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 | By Alison Blanchet

Apps, Ads and Catalogs Lead to Proactive Searches for Everlasting Truth

A few years ago Amazon (the website — maybe you’ve heard of it?) mailed a toy catalog to our house in November. My kids were fascinated. I hadn’t realized that streaming services with no commercials, limited internet access and the use of curbside pickup meant that my kids had far less access to toy advertisements than I had at their age. Don’t get me wrong, they still consume tons of screen time, but theirs is ad-free.

While I initially found the idea of a website making a catalog ridiculous, I quickly realized that I had underestimated Amazon. Before this book full of things arrived, my kids had reasonable lists for Christmas: video games, LEGO and nerf guns. As they thumbed through the catalog their eyes widened, and they discovered entire collections of “stuff” they didn’t know existed. Dropping their lists, they told me they’d just circle what they wanted from the catalog.

They circled everything.

We can lament that kids seem materialistic this time of year, yet even as I write this, I’m clicking between dresses on clearance and promotions for the newest iPhones. And, I don’t even need an Amazon catalog. I have the app that suggests more things I want based on all the things I look up that I think I want. I am just as distracted by “stuff” as my kids are.

It’s ironic that this time of year, when we are trying to reflect on what we are thankful for, we are also overwhelmed with black Friday, Cyber Monday and small business Saturday. Black Friday now begins weeks before Thanksgiving and seems to last until Christmas Eve. How can we cultivate gratitude in our hearts and the hearts of our children in a season when we’re bombarded by advertising and apps designed to leave us feeling discontent?

While we may experience some success with blocking websites or silencing alerts, we can also be proactive and label the experience. For example, we may see an ad and think, “I need a new iPhone.” We might not be able to stop this thought when we see all the shiny products, but when these thoughts pop into our mind, we can recognize them and then clarify, “I want a new iPhone because Apple created commercials designed to make me think I need a new iPhone.” Labeling advertising for what it is can take some of the power out of the experience and help us rein in our thoughts.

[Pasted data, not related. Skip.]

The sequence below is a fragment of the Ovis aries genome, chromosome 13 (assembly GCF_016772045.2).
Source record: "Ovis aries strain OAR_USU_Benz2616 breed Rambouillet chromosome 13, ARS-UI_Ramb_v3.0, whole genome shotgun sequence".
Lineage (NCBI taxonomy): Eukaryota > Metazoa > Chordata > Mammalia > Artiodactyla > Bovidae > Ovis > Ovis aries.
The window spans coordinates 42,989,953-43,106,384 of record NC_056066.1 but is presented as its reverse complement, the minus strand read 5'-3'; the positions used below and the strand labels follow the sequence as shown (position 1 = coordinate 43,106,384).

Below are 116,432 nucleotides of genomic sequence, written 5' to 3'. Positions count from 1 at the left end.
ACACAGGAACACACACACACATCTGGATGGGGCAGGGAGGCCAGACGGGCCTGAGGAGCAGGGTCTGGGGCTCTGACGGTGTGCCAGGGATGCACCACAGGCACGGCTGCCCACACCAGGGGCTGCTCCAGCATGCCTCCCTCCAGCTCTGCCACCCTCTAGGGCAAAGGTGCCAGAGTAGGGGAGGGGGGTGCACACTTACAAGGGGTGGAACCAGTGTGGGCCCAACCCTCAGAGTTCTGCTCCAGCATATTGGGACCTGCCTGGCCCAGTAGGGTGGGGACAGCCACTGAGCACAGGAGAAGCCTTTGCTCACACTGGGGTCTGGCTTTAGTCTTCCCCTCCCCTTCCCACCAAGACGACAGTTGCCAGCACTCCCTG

This can be harder with children, but it’s an opportunity to lead by our example. How often do our kids overhear things like, “I need a new dress” or “we need a new car.” Instead of denying the reality that we all find ourselves wanting things, especially this time of year, we can say, “I want a new dress, but I also have three hanging in my closet that I haven’t worn recently” or “that new car looks spacious, but we are blessed to have one that still runs well.”

Finally, holy Scripture offers us everlasting truth to counteract the noise of this season. Two of my favorites include first Thessalonians: “In all circumstances give thanks, for this is the will of God for you in Christ Jesus” (5:18) and Philippians, “Have no anxiety at all, but in everything, by prayer and petition, with thanksgiving, make your requests known to God” (4:6).

During a season that tries to distract us with so many wants, praying with these can bring us clarity — the kind that reminds us that God gives us all we need.

Alison Blanchet lives in Panama City with her husband and three children. She works as a therapist for children and teens. Email her at